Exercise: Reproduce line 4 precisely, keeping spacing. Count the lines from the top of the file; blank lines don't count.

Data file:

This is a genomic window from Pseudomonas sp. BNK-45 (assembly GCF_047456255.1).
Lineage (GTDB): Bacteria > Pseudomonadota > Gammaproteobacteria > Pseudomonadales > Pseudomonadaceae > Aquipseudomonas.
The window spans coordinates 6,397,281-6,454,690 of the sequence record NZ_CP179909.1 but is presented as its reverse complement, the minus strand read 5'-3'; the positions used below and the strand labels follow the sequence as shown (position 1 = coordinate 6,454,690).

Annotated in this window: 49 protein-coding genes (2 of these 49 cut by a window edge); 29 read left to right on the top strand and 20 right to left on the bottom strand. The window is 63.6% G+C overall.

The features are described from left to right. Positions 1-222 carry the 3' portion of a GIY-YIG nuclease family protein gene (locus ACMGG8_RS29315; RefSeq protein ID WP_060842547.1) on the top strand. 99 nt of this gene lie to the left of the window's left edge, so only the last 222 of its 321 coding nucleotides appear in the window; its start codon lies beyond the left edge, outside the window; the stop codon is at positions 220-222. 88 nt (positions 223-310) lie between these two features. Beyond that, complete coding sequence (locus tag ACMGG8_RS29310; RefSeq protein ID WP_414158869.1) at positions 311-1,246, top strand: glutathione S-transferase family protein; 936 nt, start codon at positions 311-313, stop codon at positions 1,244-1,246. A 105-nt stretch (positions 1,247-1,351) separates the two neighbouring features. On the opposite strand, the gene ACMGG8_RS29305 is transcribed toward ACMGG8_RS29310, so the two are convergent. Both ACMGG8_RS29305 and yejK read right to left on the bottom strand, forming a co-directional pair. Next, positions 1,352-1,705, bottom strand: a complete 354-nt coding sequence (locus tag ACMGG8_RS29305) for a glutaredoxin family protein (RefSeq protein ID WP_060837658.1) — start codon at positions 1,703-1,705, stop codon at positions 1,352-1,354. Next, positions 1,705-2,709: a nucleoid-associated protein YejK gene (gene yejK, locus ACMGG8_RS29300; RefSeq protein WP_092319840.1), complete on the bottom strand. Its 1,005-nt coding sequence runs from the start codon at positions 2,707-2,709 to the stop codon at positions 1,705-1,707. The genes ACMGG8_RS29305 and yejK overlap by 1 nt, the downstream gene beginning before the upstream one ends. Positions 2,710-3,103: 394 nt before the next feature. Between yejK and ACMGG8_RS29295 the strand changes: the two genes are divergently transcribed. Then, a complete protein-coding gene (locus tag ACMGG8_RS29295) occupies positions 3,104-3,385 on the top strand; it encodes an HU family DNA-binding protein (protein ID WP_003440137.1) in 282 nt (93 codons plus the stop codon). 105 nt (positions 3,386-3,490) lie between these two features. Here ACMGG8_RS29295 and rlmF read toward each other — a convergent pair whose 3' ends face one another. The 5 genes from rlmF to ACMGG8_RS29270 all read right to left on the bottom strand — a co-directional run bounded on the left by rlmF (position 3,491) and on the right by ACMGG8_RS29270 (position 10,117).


Annotated in this window: 49 protein-coding genes (2 of these 49 cut by a window edge); 29 read left to right on the top strand and 20 right to left on the bottom strand. The window is 63.6% G+C overall.